A parade of humanity streams by, each passenger more harried than the last. There’s no rhyme or reason to the fracas here in Terminal 4 of the Los Angeles International Airport. Gate 48B to be precise.
No less than four American flags at the arrival gates remind folks that this is #Murcia. But no one seems to pay them any mind. Wrangling young kids who would rather run off, and finding the proper gate capture the attention of most passengers who are either deplaning, making a connection, or hoping to board.
I’m traveling solo, seated at a table for two. I’ve given up two chairs that surrounded my table to an Australian group consisting of two families and more kids than should ever be brought on an international trip.
Naturally, they were a lovely bunch.
My travels this week take me to New Zealand and the World Indigenous Business Forum. I plan to share the work we are doing at the University of Arizona to develop an International Indigenous Governance Consortium that will deliver access to education on Indigenous governance to Indigenous peoples around the world. It’s a tall order in a world that is constant motion – not unlike Terminal 4 here at LAX.
It’s a cliché (but a useful cliché) to say that what makes these jaunts worthwhile is the opportunity to share information with communities, and folks who haven’t been exposed to the ideas of Native Nation Building. It’s true that the foundation of our research began with the Harvard Project on Native American Economic Development some twenty years ago. But for most Indigenous peoples, twenty years is a drop in the bucket of time. And as recent developments across global jurisdictions demonstrate, the lessons are timely, relevant, and important.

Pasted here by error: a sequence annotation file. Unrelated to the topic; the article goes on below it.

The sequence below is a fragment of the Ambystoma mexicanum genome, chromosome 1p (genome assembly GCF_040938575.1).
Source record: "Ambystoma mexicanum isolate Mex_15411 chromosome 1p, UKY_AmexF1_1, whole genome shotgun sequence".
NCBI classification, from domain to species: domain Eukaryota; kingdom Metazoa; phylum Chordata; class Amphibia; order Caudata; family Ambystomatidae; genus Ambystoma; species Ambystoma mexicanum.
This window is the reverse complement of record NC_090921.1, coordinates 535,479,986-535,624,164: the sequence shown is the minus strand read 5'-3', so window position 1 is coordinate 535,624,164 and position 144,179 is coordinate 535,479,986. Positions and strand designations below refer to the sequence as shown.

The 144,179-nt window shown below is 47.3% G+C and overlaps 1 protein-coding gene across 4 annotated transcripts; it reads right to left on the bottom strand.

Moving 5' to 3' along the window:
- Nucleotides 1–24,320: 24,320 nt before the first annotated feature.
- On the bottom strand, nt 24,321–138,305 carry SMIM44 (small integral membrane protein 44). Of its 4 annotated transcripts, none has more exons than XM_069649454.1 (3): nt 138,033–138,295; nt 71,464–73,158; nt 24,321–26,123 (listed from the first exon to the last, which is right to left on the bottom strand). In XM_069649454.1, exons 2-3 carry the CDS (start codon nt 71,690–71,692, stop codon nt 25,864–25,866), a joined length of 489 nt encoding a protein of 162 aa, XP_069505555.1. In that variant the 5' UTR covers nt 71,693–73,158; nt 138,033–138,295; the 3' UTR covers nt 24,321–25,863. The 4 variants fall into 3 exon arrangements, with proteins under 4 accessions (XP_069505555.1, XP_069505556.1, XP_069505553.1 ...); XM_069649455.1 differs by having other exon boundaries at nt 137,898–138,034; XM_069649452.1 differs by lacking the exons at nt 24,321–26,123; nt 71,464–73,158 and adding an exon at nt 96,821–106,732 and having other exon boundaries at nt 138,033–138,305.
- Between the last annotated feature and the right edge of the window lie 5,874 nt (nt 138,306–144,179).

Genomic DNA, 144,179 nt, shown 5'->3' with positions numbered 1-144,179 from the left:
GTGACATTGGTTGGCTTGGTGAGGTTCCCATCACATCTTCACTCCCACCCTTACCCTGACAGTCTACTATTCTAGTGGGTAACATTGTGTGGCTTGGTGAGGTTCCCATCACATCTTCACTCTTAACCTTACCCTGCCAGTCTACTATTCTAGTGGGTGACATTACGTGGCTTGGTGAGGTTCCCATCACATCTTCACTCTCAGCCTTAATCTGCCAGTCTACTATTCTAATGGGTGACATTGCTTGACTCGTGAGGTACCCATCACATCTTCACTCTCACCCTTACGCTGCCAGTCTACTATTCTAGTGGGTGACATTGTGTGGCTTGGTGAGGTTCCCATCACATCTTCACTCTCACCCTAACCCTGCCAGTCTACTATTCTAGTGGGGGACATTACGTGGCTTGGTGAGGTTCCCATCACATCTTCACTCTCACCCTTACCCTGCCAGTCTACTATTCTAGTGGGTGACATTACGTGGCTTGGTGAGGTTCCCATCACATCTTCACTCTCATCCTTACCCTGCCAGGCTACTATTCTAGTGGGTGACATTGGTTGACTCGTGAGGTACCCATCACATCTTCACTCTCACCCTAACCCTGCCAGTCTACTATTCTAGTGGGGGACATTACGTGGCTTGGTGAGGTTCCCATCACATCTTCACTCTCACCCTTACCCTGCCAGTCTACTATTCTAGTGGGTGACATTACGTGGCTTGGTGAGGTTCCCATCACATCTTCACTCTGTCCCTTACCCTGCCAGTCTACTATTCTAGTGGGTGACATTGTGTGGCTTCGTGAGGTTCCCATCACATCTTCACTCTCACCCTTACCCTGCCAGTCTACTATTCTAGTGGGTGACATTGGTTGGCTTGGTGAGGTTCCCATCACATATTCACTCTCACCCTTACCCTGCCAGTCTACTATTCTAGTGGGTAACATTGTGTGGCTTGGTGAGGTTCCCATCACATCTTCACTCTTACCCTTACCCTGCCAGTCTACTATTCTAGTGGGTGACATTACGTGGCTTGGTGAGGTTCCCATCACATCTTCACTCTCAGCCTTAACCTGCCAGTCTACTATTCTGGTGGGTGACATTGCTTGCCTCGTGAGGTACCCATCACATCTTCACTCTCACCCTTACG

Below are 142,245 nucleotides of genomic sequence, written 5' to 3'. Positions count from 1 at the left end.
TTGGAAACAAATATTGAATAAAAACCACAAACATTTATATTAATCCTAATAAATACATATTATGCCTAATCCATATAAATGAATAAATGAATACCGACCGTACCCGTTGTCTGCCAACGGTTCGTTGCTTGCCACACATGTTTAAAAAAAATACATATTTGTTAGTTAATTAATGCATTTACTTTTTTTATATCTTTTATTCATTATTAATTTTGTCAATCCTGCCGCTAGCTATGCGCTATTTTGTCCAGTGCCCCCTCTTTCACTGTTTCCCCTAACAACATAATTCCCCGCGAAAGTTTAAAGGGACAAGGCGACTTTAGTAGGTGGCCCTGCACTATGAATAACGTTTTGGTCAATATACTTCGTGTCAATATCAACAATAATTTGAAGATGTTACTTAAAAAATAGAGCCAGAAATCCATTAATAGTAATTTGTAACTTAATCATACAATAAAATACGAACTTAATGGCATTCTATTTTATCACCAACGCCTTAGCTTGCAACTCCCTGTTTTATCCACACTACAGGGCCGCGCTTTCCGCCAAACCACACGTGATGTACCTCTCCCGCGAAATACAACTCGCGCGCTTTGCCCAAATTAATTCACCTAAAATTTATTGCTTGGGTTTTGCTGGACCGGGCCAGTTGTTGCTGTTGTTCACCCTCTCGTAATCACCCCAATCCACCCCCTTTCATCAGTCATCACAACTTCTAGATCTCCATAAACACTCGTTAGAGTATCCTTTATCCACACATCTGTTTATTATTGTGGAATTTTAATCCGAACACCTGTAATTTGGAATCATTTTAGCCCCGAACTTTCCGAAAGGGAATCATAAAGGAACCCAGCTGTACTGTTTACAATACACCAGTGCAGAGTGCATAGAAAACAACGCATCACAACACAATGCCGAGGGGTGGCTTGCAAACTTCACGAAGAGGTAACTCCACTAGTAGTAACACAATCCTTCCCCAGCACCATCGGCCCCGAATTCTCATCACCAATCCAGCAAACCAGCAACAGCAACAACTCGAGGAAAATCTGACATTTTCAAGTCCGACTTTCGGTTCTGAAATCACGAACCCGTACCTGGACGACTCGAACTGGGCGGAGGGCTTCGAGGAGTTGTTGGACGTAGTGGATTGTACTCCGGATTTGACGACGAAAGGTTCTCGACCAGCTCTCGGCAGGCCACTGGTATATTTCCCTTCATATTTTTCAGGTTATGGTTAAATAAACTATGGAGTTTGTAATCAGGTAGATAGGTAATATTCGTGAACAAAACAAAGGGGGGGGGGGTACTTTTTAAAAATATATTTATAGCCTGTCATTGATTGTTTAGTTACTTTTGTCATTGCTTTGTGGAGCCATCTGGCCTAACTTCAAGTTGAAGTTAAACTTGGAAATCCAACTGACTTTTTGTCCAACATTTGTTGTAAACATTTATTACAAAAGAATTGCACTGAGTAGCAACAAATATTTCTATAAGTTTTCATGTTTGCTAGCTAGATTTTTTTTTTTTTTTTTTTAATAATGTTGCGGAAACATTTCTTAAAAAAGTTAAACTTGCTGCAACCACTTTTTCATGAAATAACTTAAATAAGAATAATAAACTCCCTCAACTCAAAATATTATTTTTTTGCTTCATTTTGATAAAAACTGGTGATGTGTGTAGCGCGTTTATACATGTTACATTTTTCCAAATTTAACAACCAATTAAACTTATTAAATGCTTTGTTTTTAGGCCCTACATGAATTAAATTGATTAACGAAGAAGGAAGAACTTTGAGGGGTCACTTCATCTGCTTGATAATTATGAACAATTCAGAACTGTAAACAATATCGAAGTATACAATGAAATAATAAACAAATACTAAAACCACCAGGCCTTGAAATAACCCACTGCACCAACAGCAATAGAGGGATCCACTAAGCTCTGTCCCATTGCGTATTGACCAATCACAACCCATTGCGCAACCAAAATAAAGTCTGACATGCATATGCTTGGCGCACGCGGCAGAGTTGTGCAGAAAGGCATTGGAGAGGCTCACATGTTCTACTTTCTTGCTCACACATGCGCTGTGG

Whenever I take these trips, I set my phone to an image of home, 300-odd acres of Oklahoma plains, and the home place where my Parents, Grandparents, and Great-Grandparents built, lived, and made a life in a world devoid of traditional values.
Thinking about Grandpa back in Cotton County helps me keep in context the work that I do. It reminds me that our target audience isn’t really the academics and Indigenous business elite who are attending the conference, but the folks at home who live on the land, and deal with life in all of its complexity.
And, of course, I think about my son, Clark, and the world that my generation will leave behind for him. Given the political quagmire surrounding our President’s Supreme Court nominee, it makes me question the future as he becomes a man. But I still have hope. For him. For the folks at home. And for the many people who will be attending the World Indigenous Business Forum.
But such questions are far from the mind here in Terminal 4 at LAX. The irritated faces of travelers, and the frenetic announcements of the PA system all take top billing over such introspections.
Soon, I will join them and contribute to the broad stream of people who pass through LAX everyday. But my true north will always be far from the locales that I visit.
It remains as it always has – on 360 dusty acres in Cotton County, Oklahoma. Where Papa sits in his recliner watching Football, and the crickets chirp outside.